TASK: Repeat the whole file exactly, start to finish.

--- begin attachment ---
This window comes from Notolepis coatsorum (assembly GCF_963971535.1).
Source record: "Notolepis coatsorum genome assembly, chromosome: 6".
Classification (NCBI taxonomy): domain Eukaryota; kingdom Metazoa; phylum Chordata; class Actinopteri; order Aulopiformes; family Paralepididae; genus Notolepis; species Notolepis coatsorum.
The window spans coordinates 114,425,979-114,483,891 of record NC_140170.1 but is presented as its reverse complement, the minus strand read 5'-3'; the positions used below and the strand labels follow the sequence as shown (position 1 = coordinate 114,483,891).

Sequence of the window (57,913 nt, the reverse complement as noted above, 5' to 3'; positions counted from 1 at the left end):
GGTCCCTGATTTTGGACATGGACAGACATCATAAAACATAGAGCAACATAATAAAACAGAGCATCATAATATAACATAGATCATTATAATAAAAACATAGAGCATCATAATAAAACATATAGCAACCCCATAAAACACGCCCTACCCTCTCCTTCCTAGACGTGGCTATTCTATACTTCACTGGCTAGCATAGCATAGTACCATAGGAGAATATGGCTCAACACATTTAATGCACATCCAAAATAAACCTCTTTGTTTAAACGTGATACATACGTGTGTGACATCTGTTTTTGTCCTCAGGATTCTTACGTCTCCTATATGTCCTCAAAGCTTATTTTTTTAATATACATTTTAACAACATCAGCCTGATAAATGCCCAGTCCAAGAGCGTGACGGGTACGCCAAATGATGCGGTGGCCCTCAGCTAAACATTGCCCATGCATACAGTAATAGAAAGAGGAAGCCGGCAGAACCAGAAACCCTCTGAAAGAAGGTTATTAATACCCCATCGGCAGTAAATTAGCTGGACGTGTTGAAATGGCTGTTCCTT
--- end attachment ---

This window comes from Notolepis coatsorum (assembly GCF_963971535.1).
Source record: "Notolepis coatsorum genome assembly, chromosome: 6".
Classification (NCBI taxonomy): domain Eukaryota; kingdom Metazoa; phylum Chordata; class Actinopteri; order Aulopiformes; family Paralepididae; genus Notolepis; species Notolepis coatsorum.
The window spans coordinates 114,425,979-114,483,891 of record NC_140170.1 but is presented as its reverse complement, the minus strand read 5'-3'; the positions used below and the strand labels follow the sequence as shown (position 1 = coordinate 114,483,891).

Sequence of the window (57,913 nt, the reverse complement as noted above, 5' to 3'; positions counted from 1 at the left end):
GGTCCCTGATTTTGGACATGGACAGACATCATAAAACATAGAGCAACATAATAAAACAGAGCATCATAATATAACATAGATCATTATAATAAAAACATAGAGCATCATAATAAAACATATAGCAACCCCATAAAACACGCCCTACCCTCTCCTTCCTAGACGTGGCTATTCTATACTTCACTGGCTAGCATAGCATAGTACCATAGGAGAATATGGCTCAACACATTTAATGCACATCCAAAATAAACCTCTTTGTTTAAACGTGATACATACGTGTGTGACATCTGTTTTTGTCCTCAGGATTCTTACGTCTCCTATATGTCCTCAAAGCTTATTTTTTTAATATACATTTTAACAACATCAGCCTGATAAATGCCCAGTCCAAGAGCGTGACGGGTACGCCAAATGATGCGGTGGCCCTCAGCTAAACATTGCCCATGCATACAGTAATAGAAAGAGGAAGCCGGCAGAACCAGAAACCCTCTGAAAGAAGGTTATTAATACCCCATCGGCAGTAAATTAGCTGGACGTGTTGAAATGGCTGTTCCTT